Every day, Taiwanese-American Cheng Chen boards a shuttle in Diamond Bar and makes a one-hour commute to Pechanga Casino and Resort in Temecula. This isn’t for work. Chen is retired, an avid gambler, and Pechanga is where he chooses to spend his money and time. It is one of the largest casinos in California and, with a 200,000-square-foot gaming floor, there are plenty of entertainment options.
“To be honest, I don’t like the buffet very much,” he whispers in Chinese, leaning in, when I ask him about the food. “So I come here every day.”
“Here” is Blazing Noodles, one of two Asian restaurants on the 500-acre Pechanga property. The menu is an amalgamation of Chinese specialties, mostly from the southern parts of China. Chef Timmy Che hails from Macau and spent his life working in restaurants in China before immigrating to the United States for a cushy Las Vegas chef gig at the contemporary Chinese restaurant Fin at the Mirage. He started at Pechanga just a couple months ago and says he's settling in well.
“I like working at Pechanga more,” Che says. “It’s less fine-dining than Vegas and there are more repeat customers. I like having regular customers and being able to tweak my flavors based on their feedback.”
Repeat customers like Chen make up the bulk of his clients, after all. According to the Casino City Times, a newspaper of record when it comes to the world of gambling, half of the patrons at the Pechanga resort are Asian-American or Asian tourists, which is proportionally three times higher than the Asian population of Temecula.
To appeal to these clients, the menu at Blazing Noodles is authentically Chinese, with a Cantonese flair. You won't find cloying sweet orange chicken or deep-fried cream cheese wontons here. Family-style portions abound, and options such as barbecue pork noodle soup and roast duck with egg noodles show off Che's casual side. Wok-fried Maine lobster and steamed striped bass are options for those who want something a little more upscale, and are no doubt the favorites of the high rollers.
“Next, I want to install a fish tank and be able to serve live fish,” Che says.
But it’s not just Taiwanese and Chinese customers that frequent Blazing Noodles. Che says he gets a mix of Vietnamese, Filipino and Korean patrons as well.
Asians, after all, are known for their prolific gambling habits. According to the book Asian American Society, an encyclopedia on Asian-American life in the States, a 1999 survey of San Francisco’s Chinatown found that one-third of Asian respondents reported gambling at least once a week. A 2003 survey of Southeast Asians found that half had gambled within the last two weeks and nearly half had bet more than $500 in the last two months.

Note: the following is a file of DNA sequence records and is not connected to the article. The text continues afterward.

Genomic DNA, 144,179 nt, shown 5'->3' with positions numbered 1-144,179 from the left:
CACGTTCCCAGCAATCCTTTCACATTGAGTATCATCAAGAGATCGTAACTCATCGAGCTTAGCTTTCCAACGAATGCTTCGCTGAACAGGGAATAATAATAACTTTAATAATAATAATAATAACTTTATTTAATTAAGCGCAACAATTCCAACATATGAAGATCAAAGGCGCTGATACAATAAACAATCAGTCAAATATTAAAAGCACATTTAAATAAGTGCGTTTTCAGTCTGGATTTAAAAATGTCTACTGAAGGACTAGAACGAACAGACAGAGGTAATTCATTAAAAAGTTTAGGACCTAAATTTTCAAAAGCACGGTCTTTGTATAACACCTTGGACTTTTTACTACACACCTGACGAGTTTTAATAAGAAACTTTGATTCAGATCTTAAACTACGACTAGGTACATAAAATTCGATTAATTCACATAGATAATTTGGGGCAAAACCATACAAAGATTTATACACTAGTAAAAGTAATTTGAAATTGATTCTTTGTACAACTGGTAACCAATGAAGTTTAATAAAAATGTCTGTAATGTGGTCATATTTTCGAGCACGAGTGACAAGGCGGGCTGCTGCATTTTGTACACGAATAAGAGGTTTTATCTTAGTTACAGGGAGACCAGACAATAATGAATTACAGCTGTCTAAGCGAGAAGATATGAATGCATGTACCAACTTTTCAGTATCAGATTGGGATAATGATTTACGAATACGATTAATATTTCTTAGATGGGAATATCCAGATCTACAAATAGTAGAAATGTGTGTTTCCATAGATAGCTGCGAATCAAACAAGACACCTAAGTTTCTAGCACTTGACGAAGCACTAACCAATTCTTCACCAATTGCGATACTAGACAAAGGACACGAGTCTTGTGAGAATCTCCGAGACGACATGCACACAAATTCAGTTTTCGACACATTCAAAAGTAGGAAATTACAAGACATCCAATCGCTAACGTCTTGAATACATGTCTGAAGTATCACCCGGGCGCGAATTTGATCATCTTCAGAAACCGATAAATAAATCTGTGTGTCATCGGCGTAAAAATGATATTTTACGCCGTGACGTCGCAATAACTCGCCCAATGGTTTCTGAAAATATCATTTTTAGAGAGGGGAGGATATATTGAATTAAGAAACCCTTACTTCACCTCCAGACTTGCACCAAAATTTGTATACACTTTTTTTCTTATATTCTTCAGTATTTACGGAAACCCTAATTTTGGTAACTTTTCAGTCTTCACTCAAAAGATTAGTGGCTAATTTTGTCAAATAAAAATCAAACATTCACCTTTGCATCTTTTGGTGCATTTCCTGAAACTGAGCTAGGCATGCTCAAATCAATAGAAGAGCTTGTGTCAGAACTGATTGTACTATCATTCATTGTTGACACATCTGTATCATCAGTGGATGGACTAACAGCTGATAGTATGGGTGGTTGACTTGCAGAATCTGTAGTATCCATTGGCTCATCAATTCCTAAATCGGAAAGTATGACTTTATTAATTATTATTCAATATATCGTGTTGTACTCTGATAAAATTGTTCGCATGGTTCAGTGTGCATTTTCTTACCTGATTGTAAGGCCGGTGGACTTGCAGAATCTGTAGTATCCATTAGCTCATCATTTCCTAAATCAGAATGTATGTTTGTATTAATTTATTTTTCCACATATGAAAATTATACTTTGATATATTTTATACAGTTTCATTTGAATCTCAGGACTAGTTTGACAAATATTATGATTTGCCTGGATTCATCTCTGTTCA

Most casinos have shuttle services for their guests; in the San Gabriel Valley, where there is a significant Southeast and East Asian population, these buses have been so numerous that one city council had to restrict their access because of clogged streets.
“I am retired and I find casinos very exciting,” says Kathy Woo, a longtime customer of Pechanga. Woo makes regular trips over from Los Angeles County. “It gives me excitement in my life.”
While the resorts are all-inclusive in their marketing, the need to cater to Asians is quite evident in their dining options. Nearly every major casino has a Chinese restaurant on-site; if there isn’t a dedicated concept, there’s a significant selection of Asian dishes on at least one menu. This is to peddle to a phenomenon broadly known as the “Chinese stomach,” in where Chinese people eat at Chinese restaurants everywhere they go, be it Italy, the Canadian Rockies or Palm Springs.
I saw this phenomenon play out in my own upbringing. As a child of Taiwanese immigrants, whenever I went to Las Vegas on family vacations in the 1990s, my parents would always make a dedicated stop in Chinatown for seafood before continuing onto the Strip. Back then, there weren't as many Chinese food options in the major casinos. That, of course, has dramatically changed. Today in Vegas, there's an entire Chinese-themed resort with five distinctive Chinese dining concepts.
Southern California casinos have firmly embraced the specificities of their Asian clients. Morongo Casino in Palm Springs has a restaurant dedicated to noodles, with Vietnamese vermicelli soups and Cantonese lo mein as two of the highlights. Fantasy Springs Resort, also in Palm Springs, has a significant dim sum menu, catering to the brunch crowd. Commerce Casino, though it doesn’t have a dedicated Asian restaurant, has a large Asian menu section at its Arena Sports Bar and Grill. Fried rice, pho and shrimp wonton soup are among the selections. Most impressive is Harrah’s Resort in San Diego, which has a restaurant that rivals the Chinese banquet halls of the San Gabriel Valley. The menu is littered with spicy jellyfish, abalone congee, sea bass clay pot, and of course, lobsters cooked with all different sorts of toppings.
While the restaurants are mainly Cantonese-themed, Vietnamese and Thai noodles show up occasionally, no doubt to appeal to the Southeast Asian demographic. Seafood, which is a symbol of luxury in Chinese culture, is a continuous motif. Pechanga and Harrah’s have their menus in both English and Chinese text. Chilean sea bass and lobster are ingredients that are repeated in many menus across Southern California casinos. They also happen to be the most expensive dishes.
The Asian crowd is a major market for these casinos, and that doesn't seem likely to slow down anytime soon. According to Bobby Cheng, the manager at Blazing Noodles, the Lunar New Year season is their third biggest holiday of the year, just trailing behind New Year's and Christmas.
“The energy here during Chinese New Year is incredible,” he says.
Che concurs, noting that the Chinese greeting for the Lunar New Year is gongxi facai, which translates to “wishing you fortune and prosperity.”
“They’ve come here to make their fortunes,” he says.